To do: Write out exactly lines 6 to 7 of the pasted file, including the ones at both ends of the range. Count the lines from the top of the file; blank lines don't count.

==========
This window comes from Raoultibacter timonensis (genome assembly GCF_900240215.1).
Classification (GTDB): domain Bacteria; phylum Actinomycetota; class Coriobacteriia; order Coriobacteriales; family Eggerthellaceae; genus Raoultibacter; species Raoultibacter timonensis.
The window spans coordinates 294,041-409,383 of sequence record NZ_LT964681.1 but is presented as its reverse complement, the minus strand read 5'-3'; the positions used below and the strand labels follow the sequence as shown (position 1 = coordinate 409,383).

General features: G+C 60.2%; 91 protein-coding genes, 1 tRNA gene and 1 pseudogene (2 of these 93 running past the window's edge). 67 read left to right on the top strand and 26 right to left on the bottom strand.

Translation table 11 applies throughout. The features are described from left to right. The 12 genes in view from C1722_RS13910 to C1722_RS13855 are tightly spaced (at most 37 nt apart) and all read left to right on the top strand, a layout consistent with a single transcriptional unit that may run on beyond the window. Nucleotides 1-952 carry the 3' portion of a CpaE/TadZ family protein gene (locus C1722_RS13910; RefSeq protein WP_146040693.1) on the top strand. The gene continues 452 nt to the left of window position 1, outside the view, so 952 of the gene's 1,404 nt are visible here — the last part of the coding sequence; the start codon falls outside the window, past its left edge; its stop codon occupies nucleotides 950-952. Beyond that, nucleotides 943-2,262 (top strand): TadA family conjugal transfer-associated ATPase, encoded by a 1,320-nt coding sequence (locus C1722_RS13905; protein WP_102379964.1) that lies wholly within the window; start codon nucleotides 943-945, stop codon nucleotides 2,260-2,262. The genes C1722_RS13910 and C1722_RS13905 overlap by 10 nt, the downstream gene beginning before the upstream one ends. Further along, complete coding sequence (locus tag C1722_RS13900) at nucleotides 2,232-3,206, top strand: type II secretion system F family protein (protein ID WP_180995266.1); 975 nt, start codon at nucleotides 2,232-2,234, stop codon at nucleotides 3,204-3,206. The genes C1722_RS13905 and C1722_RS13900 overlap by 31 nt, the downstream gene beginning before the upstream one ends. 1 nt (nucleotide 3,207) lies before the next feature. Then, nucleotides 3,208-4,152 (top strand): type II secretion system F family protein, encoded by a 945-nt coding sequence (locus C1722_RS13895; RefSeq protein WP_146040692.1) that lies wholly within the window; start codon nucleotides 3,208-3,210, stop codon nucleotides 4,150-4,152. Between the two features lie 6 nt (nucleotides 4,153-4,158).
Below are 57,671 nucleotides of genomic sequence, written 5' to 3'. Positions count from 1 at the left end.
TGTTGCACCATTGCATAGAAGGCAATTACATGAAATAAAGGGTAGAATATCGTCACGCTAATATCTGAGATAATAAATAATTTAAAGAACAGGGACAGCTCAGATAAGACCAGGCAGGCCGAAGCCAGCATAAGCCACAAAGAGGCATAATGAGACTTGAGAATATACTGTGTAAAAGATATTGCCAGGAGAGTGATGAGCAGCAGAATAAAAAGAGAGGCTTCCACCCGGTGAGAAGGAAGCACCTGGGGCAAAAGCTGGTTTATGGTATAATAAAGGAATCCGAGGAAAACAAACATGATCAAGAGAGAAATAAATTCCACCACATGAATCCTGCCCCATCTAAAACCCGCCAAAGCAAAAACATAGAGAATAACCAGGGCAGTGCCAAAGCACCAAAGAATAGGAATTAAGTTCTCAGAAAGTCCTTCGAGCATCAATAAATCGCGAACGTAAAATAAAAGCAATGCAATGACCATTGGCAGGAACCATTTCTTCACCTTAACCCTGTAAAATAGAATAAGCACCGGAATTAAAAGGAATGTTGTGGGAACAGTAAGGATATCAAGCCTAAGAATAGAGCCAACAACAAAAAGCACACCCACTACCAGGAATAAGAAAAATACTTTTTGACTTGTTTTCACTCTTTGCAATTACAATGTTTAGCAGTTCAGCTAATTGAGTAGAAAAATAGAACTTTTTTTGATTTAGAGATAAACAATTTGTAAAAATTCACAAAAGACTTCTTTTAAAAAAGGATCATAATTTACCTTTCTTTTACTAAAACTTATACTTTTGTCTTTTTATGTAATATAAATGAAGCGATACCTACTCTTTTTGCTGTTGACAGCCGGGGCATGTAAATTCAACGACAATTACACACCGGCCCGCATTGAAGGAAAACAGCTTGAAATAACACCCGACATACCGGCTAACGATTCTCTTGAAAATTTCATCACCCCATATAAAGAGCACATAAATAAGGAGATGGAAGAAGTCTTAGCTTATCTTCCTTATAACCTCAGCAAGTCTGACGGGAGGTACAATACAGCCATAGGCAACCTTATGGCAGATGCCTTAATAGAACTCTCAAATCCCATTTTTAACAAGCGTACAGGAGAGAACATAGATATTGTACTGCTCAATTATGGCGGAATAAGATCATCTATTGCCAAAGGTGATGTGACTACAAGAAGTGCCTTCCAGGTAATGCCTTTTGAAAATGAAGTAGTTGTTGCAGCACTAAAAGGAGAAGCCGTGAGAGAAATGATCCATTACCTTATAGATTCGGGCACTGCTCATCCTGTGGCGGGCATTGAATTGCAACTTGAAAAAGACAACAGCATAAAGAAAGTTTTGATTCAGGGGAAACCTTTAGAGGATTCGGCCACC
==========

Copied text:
Below are 57,671 nucleotides of genomic sequence, written 5' to 3'. Positions count from 1 at the left end.
TGTTGCACCATTGCATAGAAGGCAATTACATGAAATAAAGGGTAGAATATCGTCACGCTAATATCTGAGATAATAAATAATTTAAAGAACAGGGACAGCTCAGATAAGACCAGGCAGGCCGAAGCCAGCATAAGCCACAAAGAGGCATAATGAGACTTGAGAATATACTGTGTAAAAGATATTGCCAGGAGAGTGATGAGCAGCAGAATAAAAAGAGAGGCTTCCACCCGGTGAGAAGGAAGCACCTGGGGCAAAAGCTGGTTTATGGTATAATAAAGGAATCCGAGGAAAACAAACATGATCAAGAGAGAAATAAATTCCACCACATGAATCCTGCCCCATCTAAAACCCGCCAAAGCAAAAACATAGAGAATAACCAGGGCAGTGCCAAAGCACCAAAGAATAGGAATTAAGTTCTCAGAAAGTCCTTCGAGCATCAATAAATCGCGAACGTAAAATAAAAGCAATGCAATGACCATTGGCAGGAACCATTTCTTCACCTTAACCCTGTAAAATAGAATAAGCACCGGAATTAAAAGGAATGTTGTGGGAACAGTAAGGATATCAAGCCTAAGAATAGAGCCAACAACAAAAAGCACACCCACTACCAGGAATAAGAAAAATACTTTTTGACTTGTTTTCACTCTTTGCAATTACAATGTTTAGCAGTTCAGCTAATTGAGTAGAAAAATAGAACTTTTTTTGATTTAGAGATAAACAATTTGTAAAAATTCACAAAAGACTTCTTTTAAAAAAGGATCATAATTTACCTTTCTTTTACTAAAACTTATACTTTTGTCTTTTTATGTAATATAAATGAAGCGATACCTACTCTTTTTGCTGTTGACAGCCGGGGCATGTAAATTCAACGACAATTACACACCGGCCCGCATTGAAGGAAAACAGCTTGAAATAACACCCGACATACCGGCTAACGATTCTCTTGAAAATTTCATCACCCCATATAAAGAGCACATAAATAAGGAGATGGAAGAAGTCTTAGCTTATCTTCCTTATAACCTCAGCAAGTCTGACGGGAGGTACAATACAGCCATAGGCAACCTTATGGCAGATGCCTTAATAGAACTCTCAAATCCCATTTTTAACAAGCGTACAGGAGAGAACATAGATATTGTACTGCTCAATTATGGCGGAATAAGATCATCTATTGCCAAAGGTGATGTGACTACAAGAAGTGCCTTCCAGGTAATGCCTTTTGAAAATGAAGTAGTTGTTGCAGCACTAAAAGGAGAAGCCGTGAGAGAAATGATCCATTACCTTATAGATTCGGGCACTGCTCATCCTGTGGCGGGCATTGAATTGCAACTTGAAAAAGACAACAGCATAAAGAAAGTTTTGATTCAGGGGAAACCTTTAGAGGATTCGGCCACC